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Tool helps runners to choose from numerous apps


by: Leo Aquina | 3 February 2022

Almost all people who start out to run use an app. But what’s the use? That question led to the post-graduate research carried out by Human Movement Scientist Mark Janssen. Last week he successfully defended his dissertation ‘Understanding recreational runners’ motives and behaviour to support the design of running-related technology’. “There is a gap between what current technology offers, and the wishes and needs of runners’, the young PhD recipient explained. His research produced a tool that helps runners to select from the numerous apps on offer the app that matches their needs, and an e-coach app that offers support based on personalised training sessions.

‘Originally I am a PE teacher’, Mark Janssen explains his passion for sport. ‘After graduating from Fontys Sporthogeschool I did a master’s in human movement sciences in Amsterdam. I then returned to Fontys, initially as a teacher, and as from 2013 as a teacher-researcher within Move to Be. This lectorate is the bridge between the knowledge of sport and movement, and the practical applications.’ The study of runners started at the Eindhoven marathon. Janssen: ‘The scope was very broad. We did surveys, asking people why they had started running, what type of clothing and shoes they used, how they prepared for the event, and also what technological aids they used.’
Apps cannot do yet what is possible
The research into technological aids in particular triggered Janssen: ‘We saw that the apps could not and did not do as much as we thought was possible. At the time most apps could monitor and the really good ones offered a standard training plan. That went against the principles I taught my students when talking about training theories. Training plans must be personalised, and the apps could not provide that.’

Janssen applied for a NWO post-graduate grant for teachers, and started his research at Eindhoven Technical University in cooperation with Fontys Sporthogeschool. With his research he wanted to bridge the gap between this technology and practical applications. He focused on beginning runners, also because that is when most people quit. ‘If the apps would match their needs better, they could contribute to more sustained and responsible training, especially for that group of runners’, Janssen says.

‘In designing running technology you have to consider different types of recreational runners’

His dissertation focused on two questions: 1. What are the motives and behaviour of recreational runners in relation to the use of running-related technology? And 2. How to design running-related technology that ties in with the motives and behaviour of recreational runners? In reply to the first question he demonstrated that recreational runners are a heterogeneous and diverse group when it comes to background, behaviour and motivation. Janssen: ‘That diversity also makes a difference in how they use technology, how they use the information gained by that technology, how likely they are to quit running and how they experience their surroundings. That’s why in designing running technology you have to consider different types of recreational runners.’


In search of an answer to the first question, Janssen and his colleagues of the practice-oriented lectorate Move to Be developed the first design within his thesis: a tool for beginning runners. ‘In the App store you can find thousands of apps for runners. How do you know which one is right for you? Our research showed that people usually pick the one ranked highest without checking its strengths. That is why we developed a screening tool that awards scores to the different apps for different qualities. What can be monitored? Can you enter goals in the app? Does the app allow sharing on social media? We incorporated everything into a decision tool. Beginning runners can ask a few simple questions and the tool helps them pick the right app. It makes it much easier to find the app that suits their specific needs.’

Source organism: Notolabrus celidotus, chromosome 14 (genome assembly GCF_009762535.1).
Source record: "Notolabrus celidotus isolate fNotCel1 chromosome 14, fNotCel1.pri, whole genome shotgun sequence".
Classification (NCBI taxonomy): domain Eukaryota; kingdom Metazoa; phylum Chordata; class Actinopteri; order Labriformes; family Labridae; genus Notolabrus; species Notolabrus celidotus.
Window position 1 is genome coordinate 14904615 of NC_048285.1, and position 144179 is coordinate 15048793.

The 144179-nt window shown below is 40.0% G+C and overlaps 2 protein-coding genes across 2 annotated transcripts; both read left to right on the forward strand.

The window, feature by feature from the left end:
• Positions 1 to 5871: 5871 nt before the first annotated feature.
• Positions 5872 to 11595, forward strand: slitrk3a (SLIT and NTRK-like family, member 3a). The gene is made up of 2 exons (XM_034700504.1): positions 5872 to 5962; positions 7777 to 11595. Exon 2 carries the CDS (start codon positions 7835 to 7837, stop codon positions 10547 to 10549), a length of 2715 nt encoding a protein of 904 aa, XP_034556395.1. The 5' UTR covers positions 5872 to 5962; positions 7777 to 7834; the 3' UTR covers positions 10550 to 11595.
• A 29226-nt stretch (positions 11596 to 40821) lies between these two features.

‘it would be great if every beginning runner had a personal trainer but that is a utopian dream. That is why we developed the Inspirun e-coach’


Personal trainer
Injuries and loss of motivation are the main reasons why so many beginning runners give up. This was the precise reason why Janssen made his second design. ‘It would be great if every beginning runner had a personal trainer, but that is a utopian dream. That is why we developed the Inspirun e-coach. The app personalises the training based on the input provided by running speed, heart rate and the runner’s intensity feeling. The beginning runners score the intensity of their training, and in combination with the other variables the app then designs the next personal training. The first training sessions are used to monitor someone’s possibilities, and the algorithms then create an ever-improving personalized follow-up training.’

‘A major provider like Runkeeper has millions of users, we cannot simply rival that’

Product for the market
Janssen and his team have not yet developed the Inspirun e-coach into a consumer product. ‘I work for a knowledge and education institution. To really take this to the market you need a commercial party. A major provider like Runkeeper has millions of users, we cannot simply rival that. We show first of all the possibilities. At this point major providers of running apps are still ahead with the personalisation of training plans, but we believe there is much more possible. The technology we have developed is freely available, so they are welcome to use it.’

For more information: download here Mark Janssen’s dissertation. Click here for Mark Janssen’s LinkedIn’s profile

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